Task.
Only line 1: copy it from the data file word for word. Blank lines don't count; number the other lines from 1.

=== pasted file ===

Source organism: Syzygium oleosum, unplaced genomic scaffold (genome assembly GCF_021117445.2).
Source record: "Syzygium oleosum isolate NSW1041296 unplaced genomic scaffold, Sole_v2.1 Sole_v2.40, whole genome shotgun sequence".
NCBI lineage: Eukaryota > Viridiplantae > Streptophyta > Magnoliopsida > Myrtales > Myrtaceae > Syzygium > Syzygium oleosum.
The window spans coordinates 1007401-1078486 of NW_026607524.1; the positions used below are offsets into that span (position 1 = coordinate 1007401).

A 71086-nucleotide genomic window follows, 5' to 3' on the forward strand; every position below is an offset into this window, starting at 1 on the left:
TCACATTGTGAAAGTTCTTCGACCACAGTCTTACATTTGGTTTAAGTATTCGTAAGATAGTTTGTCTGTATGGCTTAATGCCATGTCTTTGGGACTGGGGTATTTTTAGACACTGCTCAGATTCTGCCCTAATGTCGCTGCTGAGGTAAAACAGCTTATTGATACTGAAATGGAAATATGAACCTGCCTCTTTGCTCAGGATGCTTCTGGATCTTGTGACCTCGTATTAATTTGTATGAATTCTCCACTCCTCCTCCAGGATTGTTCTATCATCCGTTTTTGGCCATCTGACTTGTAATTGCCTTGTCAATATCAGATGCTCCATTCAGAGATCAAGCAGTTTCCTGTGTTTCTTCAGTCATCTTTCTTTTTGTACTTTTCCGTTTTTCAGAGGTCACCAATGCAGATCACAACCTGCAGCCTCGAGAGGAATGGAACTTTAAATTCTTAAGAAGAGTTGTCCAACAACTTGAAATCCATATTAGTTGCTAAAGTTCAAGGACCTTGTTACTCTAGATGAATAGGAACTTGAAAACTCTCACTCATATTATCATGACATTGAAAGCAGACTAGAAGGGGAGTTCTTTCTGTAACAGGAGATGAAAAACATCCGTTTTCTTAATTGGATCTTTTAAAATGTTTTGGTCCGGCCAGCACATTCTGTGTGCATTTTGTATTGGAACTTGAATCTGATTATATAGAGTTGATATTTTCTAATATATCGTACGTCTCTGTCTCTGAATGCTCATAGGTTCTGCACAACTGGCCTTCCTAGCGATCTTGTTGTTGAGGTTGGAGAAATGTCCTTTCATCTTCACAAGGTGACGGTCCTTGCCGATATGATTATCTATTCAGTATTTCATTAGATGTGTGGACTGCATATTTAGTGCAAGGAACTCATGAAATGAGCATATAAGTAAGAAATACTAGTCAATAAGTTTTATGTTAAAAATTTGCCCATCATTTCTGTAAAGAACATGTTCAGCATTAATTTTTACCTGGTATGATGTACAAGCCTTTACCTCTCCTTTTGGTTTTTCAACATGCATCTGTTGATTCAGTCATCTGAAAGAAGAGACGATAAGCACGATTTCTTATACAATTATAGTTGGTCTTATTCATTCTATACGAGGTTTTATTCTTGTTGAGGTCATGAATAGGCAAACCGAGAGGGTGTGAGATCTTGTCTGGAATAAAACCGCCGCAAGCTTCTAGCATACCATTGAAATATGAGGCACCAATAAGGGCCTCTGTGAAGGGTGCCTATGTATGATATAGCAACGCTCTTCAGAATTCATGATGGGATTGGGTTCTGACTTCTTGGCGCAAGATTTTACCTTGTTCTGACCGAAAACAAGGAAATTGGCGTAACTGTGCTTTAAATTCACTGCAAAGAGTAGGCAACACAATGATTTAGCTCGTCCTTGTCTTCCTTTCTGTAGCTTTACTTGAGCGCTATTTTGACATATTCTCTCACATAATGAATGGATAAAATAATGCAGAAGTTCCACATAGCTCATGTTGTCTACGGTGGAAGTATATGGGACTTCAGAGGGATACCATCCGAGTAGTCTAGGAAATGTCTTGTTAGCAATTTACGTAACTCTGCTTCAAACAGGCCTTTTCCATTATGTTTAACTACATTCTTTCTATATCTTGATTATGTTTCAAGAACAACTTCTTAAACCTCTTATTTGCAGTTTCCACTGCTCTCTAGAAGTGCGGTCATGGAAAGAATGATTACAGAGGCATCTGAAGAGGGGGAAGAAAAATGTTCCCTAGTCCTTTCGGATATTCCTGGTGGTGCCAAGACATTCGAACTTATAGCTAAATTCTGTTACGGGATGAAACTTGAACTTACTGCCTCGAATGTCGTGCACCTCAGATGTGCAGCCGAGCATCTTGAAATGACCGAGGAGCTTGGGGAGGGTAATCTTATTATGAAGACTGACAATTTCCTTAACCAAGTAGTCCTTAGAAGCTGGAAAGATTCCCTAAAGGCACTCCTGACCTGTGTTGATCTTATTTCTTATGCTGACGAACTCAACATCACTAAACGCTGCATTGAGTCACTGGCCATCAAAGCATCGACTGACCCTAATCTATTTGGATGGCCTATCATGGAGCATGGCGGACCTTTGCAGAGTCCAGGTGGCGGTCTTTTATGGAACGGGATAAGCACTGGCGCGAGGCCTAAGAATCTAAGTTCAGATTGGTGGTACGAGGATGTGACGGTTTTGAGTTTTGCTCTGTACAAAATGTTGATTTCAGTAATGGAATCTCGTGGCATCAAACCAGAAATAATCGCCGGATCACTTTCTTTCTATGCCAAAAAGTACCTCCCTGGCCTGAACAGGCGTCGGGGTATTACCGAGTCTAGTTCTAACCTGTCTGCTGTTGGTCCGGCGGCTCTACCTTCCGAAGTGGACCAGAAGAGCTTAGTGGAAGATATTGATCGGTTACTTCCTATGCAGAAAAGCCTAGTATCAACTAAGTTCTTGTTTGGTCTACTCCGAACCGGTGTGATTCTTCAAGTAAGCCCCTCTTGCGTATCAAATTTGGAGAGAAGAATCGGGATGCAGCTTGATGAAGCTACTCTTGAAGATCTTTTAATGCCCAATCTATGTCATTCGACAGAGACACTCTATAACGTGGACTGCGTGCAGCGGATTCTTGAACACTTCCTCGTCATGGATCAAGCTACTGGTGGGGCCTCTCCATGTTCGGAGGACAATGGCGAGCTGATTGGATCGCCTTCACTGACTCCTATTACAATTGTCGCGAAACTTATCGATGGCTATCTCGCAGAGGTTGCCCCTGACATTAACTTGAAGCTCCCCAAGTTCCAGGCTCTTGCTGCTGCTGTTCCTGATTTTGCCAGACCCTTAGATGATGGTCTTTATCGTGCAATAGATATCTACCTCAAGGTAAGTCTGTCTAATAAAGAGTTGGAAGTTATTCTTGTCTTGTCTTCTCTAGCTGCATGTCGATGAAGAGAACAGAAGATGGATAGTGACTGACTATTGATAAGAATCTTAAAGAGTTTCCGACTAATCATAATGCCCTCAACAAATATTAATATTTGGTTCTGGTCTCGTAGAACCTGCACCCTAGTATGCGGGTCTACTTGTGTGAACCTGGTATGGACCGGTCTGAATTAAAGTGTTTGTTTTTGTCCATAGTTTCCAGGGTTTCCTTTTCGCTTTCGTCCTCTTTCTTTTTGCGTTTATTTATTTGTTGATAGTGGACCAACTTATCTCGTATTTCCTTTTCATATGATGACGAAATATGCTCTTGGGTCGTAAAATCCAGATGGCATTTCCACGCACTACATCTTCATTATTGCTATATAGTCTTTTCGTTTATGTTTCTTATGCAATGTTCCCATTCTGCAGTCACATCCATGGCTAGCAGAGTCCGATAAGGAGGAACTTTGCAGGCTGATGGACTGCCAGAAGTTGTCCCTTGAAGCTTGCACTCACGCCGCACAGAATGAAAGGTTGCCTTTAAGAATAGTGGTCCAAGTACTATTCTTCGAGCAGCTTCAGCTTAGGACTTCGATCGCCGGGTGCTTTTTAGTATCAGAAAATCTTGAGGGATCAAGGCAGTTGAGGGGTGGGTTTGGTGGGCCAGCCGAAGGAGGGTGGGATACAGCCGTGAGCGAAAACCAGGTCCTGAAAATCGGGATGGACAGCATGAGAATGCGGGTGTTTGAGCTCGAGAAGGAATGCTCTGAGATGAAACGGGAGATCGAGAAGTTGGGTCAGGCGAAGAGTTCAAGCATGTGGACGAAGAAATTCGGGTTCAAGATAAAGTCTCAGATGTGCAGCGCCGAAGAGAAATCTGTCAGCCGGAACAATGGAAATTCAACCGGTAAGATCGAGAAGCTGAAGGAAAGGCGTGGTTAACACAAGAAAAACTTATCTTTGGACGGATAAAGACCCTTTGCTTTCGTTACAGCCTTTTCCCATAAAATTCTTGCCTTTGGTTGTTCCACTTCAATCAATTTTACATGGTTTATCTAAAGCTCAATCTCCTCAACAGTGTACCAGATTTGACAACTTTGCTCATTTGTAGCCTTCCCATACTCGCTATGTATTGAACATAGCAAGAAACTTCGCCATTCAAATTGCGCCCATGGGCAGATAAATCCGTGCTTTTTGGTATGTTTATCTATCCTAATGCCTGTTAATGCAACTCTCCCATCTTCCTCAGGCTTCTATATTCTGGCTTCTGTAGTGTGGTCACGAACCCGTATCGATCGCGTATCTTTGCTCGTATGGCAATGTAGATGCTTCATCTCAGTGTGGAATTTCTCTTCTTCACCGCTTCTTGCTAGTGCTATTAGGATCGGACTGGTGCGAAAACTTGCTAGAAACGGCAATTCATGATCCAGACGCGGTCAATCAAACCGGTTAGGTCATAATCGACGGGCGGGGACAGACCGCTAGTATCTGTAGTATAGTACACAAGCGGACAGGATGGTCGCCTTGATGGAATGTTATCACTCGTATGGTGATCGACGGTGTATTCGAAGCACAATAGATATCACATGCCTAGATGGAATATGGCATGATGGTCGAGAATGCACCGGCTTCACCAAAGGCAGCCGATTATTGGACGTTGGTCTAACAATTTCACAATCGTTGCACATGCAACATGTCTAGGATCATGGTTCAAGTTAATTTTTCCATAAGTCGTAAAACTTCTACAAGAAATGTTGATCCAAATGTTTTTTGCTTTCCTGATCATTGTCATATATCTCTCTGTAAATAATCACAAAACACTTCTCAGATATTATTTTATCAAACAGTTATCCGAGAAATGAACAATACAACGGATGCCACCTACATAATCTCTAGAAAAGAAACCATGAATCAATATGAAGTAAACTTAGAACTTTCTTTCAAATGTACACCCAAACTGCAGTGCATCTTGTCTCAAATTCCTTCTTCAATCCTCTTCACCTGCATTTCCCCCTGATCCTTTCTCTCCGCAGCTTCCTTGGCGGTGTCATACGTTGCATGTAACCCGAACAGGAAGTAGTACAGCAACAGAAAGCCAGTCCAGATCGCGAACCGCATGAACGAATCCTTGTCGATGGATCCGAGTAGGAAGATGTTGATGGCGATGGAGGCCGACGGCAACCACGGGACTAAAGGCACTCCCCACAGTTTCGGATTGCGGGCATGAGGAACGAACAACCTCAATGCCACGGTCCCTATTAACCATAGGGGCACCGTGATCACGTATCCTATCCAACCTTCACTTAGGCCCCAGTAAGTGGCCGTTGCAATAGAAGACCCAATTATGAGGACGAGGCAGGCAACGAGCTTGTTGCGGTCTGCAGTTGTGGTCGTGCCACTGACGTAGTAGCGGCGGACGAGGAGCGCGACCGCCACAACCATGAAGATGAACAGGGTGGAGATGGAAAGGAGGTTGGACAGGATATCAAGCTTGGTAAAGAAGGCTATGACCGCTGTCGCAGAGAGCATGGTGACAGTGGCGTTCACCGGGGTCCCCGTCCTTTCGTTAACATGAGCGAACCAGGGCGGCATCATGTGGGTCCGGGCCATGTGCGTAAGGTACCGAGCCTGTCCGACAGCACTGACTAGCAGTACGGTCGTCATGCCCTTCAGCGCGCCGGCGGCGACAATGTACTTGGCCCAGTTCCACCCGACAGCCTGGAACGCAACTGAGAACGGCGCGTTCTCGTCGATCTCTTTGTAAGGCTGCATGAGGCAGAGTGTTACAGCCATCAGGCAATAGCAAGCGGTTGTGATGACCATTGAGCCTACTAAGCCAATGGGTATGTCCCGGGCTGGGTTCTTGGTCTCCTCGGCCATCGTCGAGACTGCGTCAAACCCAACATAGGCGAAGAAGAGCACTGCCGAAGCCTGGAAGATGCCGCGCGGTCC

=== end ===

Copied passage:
Source organism: Syzygium oleosum, unplaced genomic scaffold (genome assembly GCF_021117445.2).